Perverted By Language was the first Fall album I bought. (The non-album indie hit “The Man Whose Head Expanded” was the first single.) It had been issued in Australia by the tiny local office of Rough Trade, just before they actually hit big with the Smiths. They issued a pile of stuff contemporaneous with the UK releases … Raincoats, Robert Wyatt, an amazing Australasia-only compilation

I wasn’t quite sure what to make of the album at the time, but it remains a favourite. I wouldn’t call it the best starting point to get into what’s great about early 1980s Fall — that would probably be “Totally Wired”, “Kicker Conspiracy” and “The Man Whose Head Expanded” in that order — but it’s far from the worst. It’s largely surreal poetry recitations over single riffs repeated in linear chugging drones for several minutes; all the lyrics make sense in Mark E. Smith’s head, if nowhere else. His voice has a difficult relationship with melody, at best just not bothering. Not much here would make a plausible single.

“Eat Y’Self Fitter” starts proceedings. The fabulously catchy drum and guitar riff get the music hall call and response lyric started in pop-punk single shape without delay. It turns out to be a six-minute epic, the lyrics spiraling downward. (There’s a possible ending they could have taken around 3:30, but instead chose to keep right on going.)

“Neighbourhood of Infinity” is more of a linear racket. The lyric appears to be a cut-up, referring to the sleeve note “THAT Smith applied cut-up technique literally to brain”.

“The Garden” is structured as an epic that thinks highly of itself. It’s never been the slightest bit clear to me, even with the annotated lyrics, though the bouncy bassline is good. The words includes bits from the Mark E. Smith Guide to Writing Guide.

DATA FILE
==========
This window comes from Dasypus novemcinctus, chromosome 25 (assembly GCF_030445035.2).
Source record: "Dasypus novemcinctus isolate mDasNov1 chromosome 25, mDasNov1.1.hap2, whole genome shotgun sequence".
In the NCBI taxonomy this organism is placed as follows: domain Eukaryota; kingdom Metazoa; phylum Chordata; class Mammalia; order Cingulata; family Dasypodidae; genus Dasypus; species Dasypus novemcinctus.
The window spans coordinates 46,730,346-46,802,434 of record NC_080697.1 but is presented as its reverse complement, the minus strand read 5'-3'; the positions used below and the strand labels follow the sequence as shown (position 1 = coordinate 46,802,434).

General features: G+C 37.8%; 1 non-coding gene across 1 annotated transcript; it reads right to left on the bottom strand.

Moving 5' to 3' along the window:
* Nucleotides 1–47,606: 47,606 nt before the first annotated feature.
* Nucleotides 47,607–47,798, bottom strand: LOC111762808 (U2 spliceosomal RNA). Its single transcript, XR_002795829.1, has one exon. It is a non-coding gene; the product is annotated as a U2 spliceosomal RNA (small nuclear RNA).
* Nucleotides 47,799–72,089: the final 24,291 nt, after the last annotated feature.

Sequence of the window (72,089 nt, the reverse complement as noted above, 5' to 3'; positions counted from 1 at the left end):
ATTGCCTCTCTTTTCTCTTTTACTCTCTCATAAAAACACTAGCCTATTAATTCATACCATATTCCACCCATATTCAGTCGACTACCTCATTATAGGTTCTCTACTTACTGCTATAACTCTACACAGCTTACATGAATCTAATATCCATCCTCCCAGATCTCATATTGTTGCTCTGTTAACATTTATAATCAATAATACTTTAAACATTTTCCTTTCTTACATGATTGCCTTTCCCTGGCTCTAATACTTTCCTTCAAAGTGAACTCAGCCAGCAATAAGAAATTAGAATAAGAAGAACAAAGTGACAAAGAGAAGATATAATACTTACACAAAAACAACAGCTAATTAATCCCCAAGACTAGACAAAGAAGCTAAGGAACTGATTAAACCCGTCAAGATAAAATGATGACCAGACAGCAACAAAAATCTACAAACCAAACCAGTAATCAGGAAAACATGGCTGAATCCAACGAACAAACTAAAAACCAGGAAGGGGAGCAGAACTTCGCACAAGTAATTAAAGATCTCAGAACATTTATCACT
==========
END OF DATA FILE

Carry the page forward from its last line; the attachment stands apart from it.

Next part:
“Hotel Bloedel” is the first contribution from Brix Smith, who joined after much of the album was recorded. It’s a pretty good pop song, based on one of Brix’s old songs. The hotel is apparently the Hotel Grüner Baum Gasthof Blödel in Nuremberg: “I was sure the place was haunted. Mark lit cigarettes and put them all around the room to fight off the horrible smell. When it got light we looked out of the window and saw an old woman coming across the courtyard carrying a sack of blood into the hotel …” The hotel turned out to be next door to an abattoir. That’s Mark on violin.

On to side two! “Smile” is five minutes of a simple descending 15/4 riff with lyrics ranting about bourgeois southerner anarchists; a strong start. “I Feel Voxish” is spiraling major-key bass riffs, and horribly perky for the Fall in this period. The seventh chords sound like the pop of the time.

“Tempo House” is a single bass riff for about nine minutes. This is a live version, not clear why (they did apparently record a studio version), but it works well.

“Hexen Definitive/Strife Knot” features a lovely guitar riff and occasional passing attacks on Marc Riley. If the Fall played the Velvets, it might sound a bit like this. It finishes the album really nicely and memorably.

The 2005 expanded edition includes the hit single not from the album “The Man Whose Head Expanded”, which is referred to in “Neighbourhood of Infinity”, and previous single “Kicker Conspiracy”.

The album had an accompanying video, Perverted By Language Bis, released by Ikon (Factory) after Rough Trade balked at it. I rented this from Dada Records a few times (much as I did Doublevision Present). Cherry Red released it on DVD in 2003, though it’s long out of print.

“There was a time when I asked Mark if he’d heard that ‘Under Pressure’ song that Bowie did with Queen and he just said, ‘Yeah! They ripped that bass-line off “An Older Lover” on Slates. ‘” — Brix Smith, ZigZag November 1983

The next album, The Wonderful And Frightening World, is actually the exact same lineup, though I found it nowhere near as lovable even if I like more individual songs. (The 12″ of “No Bulbs” rocks.) The Wonderful And Frightening World gets into Brix’s pop influence that turned the Fall into unlikely minor pop stars through the 1980s. Perverted By Language closes off the Fall’s indie era.


Links: Spotify to reduce convenience, the Velvets’ banana, Cosey Fanni Tutti goes establishment.